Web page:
Mating behaviors usually involve other non-behavioral traits and can be shaped by ecological and environmental factors. Therefore, behaviors often experience complex selection pressures, including strong sexual selection. The lab works on characterizing the interacting roles of morphological traits, mate quality, and environmental factors in mate choice and sexual selection. Focusing on sexual selection facilitates integrative studies that incorporate animal behavior, mating patterns, ecology, and population dynamics. We use both empirical and theoretical approaches to understand these complex dynamics.
Selection can drive genetic differentiation between populations of a single species in coding and non-coding regions, and many questions remain regarding the relative importance of selection and stochastic processes in causing differentiation, how genetic variation is maintained, and how the genetic architecture of traits impacts genetic divergence. The lab uses individual-based simulations to address these complex evolutionary questions.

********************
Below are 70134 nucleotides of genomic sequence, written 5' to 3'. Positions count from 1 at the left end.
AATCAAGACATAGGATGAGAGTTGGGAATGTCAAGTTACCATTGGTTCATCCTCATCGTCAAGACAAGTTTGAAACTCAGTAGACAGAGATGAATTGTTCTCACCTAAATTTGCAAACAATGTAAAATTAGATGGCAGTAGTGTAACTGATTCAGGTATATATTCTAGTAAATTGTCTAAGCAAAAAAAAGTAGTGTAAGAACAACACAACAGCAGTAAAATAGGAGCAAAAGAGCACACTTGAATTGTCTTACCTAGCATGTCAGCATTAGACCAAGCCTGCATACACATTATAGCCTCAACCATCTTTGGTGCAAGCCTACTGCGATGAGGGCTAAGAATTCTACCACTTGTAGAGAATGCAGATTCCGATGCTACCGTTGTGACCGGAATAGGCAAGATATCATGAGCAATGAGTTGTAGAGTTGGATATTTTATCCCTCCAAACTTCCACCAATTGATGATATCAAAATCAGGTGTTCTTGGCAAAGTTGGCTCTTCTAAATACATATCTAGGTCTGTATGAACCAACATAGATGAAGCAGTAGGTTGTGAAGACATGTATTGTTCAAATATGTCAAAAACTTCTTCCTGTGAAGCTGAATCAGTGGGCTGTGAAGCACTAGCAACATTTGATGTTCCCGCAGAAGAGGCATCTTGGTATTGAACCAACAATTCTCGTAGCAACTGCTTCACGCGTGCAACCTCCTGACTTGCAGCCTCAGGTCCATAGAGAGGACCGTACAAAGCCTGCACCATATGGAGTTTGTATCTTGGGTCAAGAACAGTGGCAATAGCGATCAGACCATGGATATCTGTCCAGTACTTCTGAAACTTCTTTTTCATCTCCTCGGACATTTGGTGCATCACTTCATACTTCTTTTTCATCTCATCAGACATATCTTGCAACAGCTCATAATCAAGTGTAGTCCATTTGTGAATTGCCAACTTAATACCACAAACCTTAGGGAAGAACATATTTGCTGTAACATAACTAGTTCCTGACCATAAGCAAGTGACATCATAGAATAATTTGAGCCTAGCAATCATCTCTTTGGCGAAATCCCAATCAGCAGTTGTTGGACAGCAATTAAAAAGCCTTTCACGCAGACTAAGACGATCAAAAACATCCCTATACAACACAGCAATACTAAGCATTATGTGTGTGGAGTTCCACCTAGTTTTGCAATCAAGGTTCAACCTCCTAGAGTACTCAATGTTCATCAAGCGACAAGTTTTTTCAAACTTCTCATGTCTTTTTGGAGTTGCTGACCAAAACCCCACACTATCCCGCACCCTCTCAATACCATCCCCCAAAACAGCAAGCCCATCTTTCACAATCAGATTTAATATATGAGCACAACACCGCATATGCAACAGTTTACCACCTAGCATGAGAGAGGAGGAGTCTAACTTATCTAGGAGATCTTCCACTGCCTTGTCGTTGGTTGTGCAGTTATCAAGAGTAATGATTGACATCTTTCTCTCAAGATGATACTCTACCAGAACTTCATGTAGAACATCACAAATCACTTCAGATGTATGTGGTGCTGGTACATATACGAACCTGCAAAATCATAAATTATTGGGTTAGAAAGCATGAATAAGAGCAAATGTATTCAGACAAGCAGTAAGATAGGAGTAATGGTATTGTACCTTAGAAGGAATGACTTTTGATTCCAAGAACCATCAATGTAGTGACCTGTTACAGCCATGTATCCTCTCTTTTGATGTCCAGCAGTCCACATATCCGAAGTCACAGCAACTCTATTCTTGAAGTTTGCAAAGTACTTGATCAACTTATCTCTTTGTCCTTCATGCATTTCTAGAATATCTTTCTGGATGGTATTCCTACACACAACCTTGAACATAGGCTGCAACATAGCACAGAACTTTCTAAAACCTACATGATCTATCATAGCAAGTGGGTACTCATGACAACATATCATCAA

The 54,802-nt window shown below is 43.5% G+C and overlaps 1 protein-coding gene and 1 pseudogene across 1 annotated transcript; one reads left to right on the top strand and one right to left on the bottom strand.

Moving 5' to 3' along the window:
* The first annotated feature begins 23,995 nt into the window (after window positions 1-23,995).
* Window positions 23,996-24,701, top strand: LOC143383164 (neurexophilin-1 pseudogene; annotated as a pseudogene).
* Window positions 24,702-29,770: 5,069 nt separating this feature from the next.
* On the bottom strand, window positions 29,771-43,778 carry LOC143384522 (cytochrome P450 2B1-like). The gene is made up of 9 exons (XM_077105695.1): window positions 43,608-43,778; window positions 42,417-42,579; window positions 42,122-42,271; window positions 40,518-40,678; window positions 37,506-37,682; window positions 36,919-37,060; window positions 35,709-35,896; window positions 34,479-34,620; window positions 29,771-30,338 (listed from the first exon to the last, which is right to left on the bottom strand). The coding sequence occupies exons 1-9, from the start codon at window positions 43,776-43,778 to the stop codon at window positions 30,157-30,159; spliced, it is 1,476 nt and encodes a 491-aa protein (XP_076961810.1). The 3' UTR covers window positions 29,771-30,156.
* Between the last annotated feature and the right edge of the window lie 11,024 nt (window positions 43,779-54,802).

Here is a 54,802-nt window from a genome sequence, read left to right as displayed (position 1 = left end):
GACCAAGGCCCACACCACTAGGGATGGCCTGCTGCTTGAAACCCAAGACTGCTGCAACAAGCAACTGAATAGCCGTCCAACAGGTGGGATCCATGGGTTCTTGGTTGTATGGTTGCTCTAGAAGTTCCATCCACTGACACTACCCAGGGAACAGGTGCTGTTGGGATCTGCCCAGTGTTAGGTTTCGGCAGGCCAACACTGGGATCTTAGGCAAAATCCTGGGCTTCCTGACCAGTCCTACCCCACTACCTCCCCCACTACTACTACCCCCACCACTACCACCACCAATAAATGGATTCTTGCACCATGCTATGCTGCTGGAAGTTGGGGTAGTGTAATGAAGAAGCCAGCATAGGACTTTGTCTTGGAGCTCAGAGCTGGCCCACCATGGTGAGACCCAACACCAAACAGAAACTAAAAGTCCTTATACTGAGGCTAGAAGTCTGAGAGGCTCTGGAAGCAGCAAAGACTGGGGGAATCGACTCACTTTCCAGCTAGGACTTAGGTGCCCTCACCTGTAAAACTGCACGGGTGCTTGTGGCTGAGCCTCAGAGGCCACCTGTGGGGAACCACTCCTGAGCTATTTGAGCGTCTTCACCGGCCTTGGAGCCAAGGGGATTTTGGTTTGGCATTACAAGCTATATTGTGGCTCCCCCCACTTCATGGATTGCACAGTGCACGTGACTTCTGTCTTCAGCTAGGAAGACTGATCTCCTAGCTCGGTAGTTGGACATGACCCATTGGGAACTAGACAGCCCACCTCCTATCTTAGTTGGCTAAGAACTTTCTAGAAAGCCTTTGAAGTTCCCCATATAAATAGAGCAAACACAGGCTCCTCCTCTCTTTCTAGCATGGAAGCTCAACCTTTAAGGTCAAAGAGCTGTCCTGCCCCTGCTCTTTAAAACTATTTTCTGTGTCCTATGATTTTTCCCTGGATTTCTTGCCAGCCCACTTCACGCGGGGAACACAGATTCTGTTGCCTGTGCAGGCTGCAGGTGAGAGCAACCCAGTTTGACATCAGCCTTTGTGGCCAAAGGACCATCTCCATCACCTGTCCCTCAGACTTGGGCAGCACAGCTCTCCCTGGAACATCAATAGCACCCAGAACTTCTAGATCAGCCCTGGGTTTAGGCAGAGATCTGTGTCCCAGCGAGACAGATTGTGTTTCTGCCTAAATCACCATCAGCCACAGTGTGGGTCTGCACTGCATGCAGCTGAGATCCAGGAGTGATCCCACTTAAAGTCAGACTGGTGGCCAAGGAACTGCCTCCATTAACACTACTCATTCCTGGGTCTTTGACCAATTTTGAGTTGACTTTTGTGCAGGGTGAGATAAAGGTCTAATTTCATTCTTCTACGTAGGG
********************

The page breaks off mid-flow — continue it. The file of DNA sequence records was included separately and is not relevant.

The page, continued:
We use next-generation sequencing tools to distinguish between signatures of neutral and selective pressures. We are primarily interested in how spatially varying environments and selective pressures impact evolutionary processes. Most of the work to date has been done on the Gulf pipefish, but we are expanding our work to include other Syngnathids.